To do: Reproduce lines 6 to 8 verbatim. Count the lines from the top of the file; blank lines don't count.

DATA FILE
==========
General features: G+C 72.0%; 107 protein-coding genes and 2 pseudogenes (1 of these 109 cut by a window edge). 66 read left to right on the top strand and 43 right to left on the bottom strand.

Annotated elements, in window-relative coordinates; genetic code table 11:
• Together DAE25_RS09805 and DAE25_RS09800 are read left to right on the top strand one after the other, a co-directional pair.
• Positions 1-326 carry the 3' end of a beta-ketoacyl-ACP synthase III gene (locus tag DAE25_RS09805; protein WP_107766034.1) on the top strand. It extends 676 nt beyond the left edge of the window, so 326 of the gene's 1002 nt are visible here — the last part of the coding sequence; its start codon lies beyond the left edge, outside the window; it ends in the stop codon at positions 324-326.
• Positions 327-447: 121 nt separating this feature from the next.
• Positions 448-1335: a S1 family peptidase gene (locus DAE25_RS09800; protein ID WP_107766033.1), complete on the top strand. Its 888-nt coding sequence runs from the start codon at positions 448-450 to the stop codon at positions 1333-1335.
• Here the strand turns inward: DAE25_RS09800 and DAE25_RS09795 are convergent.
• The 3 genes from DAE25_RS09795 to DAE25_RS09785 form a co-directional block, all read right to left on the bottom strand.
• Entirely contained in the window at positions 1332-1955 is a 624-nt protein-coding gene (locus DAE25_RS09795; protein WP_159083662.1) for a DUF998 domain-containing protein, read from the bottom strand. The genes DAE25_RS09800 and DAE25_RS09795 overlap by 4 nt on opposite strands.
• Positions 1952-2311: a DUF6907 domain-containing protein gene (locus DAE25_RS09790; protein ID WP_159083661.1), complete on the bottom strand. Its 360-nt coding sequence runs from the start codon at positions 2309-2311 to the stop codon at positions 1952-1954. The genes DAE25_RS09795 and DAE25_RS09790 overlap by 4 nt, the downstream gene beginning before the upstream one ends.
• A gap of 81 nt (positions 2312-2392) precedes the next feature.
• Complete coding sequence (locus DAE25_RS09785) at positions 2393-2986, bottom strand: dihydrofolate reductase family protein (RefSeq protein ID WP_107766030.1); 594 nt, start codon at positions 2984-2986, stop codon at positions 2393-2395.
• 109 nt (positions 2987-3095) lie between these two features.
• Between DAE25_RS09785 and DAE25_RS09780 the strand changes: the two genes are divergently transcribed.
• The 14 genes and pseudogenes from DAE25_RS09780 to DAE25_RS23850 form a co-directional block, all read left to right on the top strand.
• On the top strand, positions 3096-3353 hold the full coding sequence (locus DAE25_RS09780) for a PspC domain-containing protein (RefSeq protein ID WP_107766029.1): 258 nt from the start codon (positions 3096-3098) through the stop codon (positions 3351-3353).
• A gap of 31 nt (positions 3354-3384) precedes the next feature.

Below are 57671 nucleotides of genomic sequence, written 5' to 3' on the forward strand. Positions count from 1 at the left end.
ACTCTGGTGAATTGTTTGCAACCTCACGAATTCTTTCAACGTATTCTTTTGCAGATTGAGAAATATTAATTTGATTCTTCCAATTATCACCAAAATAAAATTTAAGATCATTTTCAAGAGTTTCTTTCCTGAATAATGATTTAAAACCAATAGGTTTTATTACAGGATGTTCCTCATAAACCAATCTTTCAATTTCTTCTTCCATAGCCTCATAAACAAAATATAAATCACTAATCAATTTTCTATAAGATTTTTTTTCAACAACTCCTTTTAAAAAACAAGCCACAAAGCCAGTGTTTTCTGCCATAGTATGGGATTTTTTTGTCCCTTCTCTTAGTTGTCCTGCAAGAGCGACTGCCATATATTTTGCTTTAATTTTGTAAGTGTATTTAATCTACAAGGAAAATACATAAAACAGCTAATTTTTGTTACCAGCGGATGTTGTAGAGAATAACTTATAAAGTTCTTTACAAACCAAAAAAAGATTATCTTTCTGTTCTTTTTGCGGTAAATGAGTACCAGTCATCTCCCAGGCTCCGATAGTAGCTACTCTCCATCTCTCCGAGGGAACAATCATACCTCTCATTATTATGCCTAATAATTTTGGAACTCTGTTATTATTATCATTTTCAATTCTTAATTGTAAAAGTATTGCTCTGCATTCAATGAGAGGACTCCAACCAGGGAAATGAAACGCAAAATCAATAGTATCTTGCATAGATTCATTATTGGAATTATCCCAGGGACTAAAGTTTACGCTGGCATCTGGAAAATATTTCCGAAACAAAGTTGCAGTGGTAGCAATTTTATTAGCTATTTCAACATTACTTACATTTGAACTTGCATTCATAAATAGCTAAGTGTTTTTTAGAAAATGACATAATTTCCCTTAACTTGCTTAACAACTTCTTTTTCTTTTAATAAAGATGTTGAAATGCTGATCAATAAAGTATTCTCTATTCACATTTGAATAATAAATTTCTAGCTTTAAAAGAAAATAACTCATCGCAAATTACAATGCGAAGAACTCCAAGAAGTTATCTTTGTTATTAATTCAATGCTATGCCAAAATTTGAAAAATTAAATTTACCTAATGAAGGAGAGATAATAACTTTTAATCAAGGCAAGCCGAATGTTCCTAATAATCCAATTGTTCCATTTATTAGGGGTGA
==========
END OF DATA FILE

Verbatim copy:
• Positions 448-1335: a S1 family peptidase gene (locus DAE25_RS09800; protein ID WP_107766033.1), complete on the top strand. Its 888-nt coding sequence runs from the start codon at positions 448-450 to the stop codon at positions 1333-1335.
• Here the strand turns inward: DAE25_RS09800 and DAE25_RS09795 are convergent.
• The 3 genes from DAE25_RS09795 to DAE25_RS09785 form a co-directional block, all read right to left on the bottom strand.